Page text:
125 x 37 x 43 cm (49 1/4 x 14 5/8 x 17 in.)
with signature on the back right corner unique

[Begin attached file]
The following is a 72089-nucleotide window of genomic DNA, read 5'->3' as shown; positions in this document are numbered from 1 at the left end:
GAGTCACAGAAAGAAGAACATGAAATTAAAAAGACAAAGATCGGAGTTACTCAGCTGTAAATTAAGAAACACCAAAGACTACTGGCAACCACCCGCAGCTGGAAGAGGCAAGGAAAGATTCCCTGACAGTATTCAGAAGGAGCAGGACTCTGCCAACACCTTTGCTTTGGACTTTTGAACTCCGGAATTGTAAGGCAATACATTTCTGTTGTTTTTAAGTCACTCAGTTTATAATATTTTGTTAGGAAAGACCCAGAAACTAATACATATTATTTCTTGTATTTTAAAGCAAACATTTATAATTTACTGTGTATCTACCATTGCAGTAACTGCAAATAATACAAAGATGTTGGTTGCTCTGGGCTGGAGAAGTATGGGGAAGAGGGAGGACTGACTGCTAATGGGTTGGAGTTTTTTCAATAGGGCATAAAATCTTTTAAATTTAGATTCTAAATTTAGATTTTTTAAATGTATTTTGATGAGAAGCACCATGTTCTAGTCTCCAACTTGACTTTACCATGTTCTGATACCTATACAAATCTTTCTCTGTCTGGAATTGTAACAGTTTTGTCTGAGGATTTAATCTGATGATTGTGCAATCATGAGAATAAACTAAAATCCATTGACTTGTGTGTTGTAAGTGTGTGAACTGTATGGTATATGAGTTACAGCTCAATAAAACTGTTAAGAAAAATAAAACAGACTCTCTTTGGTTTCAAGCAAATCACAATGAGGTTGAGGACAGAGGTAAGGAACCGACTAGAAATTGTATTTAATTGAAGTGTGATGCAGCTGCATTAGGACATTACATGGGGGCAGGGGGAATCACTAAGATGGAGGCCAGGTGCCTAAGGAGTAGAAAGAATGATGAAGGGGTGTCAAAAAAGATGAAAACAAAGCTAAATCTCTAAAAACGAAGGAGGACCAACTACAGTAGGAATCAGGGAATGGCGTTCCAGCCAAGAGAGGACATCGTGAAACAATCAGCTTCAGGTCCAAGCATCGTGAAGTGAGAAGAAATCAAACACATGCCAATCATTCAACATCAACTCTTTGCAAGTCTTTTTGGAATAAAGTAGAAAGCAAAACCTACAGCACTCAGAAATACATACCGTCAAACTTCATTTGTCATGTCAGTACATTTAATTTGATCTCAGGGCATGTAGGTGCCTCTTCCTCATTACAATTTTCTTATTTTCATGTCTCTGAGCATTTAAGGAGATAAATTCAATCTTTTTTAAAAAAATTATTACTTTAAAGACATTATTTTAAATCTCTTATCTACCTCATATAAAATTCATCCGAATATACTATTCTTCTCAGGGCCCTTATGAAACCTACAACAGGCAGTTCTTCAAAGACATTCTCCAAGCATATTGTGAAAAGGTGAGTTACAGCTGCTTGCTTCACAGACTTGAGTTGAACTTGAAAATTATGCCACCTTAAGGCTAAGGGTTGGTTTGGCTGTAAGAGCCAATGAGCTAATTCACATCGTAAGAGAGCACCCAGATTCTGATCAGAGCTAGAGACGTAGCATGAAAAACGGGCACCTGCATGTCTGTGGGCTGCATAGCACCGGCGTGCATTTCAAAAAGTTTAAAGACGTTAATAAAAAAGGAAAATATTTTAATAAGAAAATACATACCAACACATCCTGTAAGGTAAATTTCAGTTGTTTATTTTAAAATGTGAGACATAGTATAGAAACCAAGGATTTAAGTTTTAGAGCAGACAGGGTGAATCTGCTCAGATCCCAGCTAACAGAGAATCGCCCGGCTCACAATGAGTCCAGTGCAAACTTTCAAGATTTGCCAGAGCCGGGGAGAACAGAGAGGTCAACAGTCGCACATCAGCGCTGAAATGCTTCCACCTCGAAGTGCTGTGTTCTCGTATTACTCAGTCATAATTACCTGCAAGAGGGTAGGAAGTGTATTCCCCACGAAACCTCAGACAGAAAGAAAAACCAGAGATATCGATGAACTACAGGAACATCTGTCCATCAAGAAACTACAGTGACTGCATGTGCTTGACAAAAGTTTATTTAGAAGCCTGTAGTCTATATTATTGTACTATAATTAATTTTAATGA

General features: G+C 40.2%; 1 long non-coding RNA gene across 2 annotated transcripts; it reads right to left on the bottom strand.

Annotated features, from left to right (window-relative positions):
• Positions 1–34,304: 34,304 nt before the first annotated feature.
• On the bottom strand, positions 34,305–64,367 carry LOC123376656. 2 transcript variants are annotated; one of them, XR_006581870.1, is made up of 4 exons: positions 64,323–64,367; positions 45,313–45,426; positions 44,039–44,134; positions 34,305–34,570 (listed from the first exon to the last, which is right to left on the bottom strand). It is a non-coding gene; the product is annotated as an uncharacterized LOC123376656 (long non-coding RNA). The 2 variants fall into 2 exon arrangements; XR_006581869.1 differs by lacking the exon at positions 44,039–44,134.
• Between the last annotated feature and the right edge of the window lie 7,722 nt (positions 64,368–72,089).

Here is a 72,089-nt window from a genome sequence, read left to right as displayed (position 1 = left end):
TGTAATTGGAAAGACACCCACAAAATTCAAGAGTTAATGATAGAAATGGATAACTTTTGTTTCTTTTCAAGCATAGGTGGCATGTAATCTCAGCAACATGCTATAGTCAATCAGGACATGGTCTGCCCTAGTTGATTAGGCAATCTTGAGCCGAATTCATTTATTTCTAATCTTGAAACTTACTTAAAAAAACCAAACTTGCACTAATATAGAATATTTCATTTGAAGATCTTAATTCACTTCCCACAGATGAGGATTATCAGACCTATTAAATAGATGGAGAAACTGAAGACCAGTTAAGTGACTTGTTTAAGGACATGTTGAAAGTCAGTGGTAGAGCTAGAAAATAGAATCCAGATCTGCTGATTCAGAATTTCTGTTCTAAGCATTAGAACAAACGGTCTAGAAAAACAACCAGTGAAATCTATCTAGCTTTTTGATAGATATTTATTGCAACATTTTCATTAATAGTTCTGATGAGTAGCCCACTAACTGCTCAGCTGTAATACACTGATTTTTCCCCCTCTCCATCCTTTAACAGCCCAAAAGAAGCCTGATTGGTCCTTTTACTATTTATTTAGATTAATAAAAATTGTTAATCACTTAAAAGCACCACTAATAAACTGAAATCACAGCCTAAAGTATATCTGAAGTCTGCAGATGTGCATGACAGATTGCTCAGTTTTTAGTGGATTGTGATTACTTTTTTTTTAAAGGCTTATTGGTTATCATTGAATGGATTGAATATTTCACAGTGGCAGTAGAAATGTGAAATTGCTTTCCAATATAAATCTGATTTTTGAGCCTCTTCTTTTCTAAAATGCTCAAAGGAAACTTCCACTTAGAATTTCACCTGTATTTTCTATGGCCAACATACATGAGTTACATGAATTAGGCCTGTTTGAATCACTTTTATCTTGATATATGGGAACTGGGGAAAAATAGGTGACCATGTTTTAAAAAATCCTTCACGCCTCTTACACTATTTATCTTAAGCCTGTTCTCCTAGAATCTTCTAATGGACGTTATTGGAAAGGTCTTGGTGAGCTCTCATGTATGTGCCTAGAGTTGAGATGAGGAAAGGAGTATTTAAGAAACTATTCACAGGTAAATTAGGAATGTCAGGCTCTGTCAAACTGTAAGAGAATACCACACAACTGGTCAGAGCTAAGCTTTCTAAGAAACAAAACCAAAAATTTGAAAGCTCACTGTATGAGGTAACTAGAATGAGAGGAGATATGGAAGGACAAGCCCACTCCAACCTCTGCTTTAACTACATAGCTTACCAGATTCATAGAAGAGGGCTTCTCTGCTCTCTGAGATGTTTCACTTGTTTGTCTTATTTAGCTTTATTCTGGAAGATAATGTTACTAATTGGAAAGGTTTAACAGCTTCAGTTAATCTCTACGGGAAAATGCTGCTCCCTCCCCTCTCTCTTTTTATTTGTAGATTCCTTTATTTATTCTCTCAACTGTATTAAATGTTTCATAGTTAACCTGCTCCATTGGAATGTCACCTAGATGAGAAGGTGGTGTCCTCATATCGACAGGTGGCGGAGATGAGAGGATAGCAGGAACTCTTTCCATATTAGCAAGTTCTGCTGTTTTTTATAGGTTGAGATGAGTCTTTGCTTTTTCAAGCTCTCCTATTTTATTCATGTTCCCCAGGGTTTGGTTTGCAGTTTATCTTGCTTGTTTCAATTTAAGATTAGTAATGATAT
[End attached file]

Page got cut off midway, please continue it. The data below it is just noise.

Jacques Lipchitz, who was born in 1891 in Lithuania as Chaim Jacob Lipchitz and lived in Paris after 1909, is one of the most important abstract sculptors of the 20th century. Especially his cubist perspective on the human figure, which he approached in a multitude of ways, bears witness to an inimitable understanding of line, area and volume. Lipchitz was quickly integrated into the Montmartre artist community and was friends with Pablo Picasso, Juan Gris, Diego Rivera, Amedeo Modigliani and others. He began his first cubist works in 1913 under the influence of Picasso and the sculptor colleague Alexander Archipenko. Lipchitz travelled with Rivera to Mallorca in 1914. Inspired by the radically new artistic views of Picasso and the stringent geometry of the Spanish landscape, Lipchitz decisively abandoned classically inspired sculpture and naturalist forms of representation and developed a new abstracting and cubist vocabulary for his artistic work. Following his return to Paris in 1915, Lipchitz began to realise these abstract visions, composed of hard-edged, geometrical areas, and to transfer these to his sculptural works. Already in 1916, the barely 25-year-old Lipchitz had found the fully mature, highly cubist language that is reflected in his sculptures by an inimitable equilibrium of figuration and abstraction.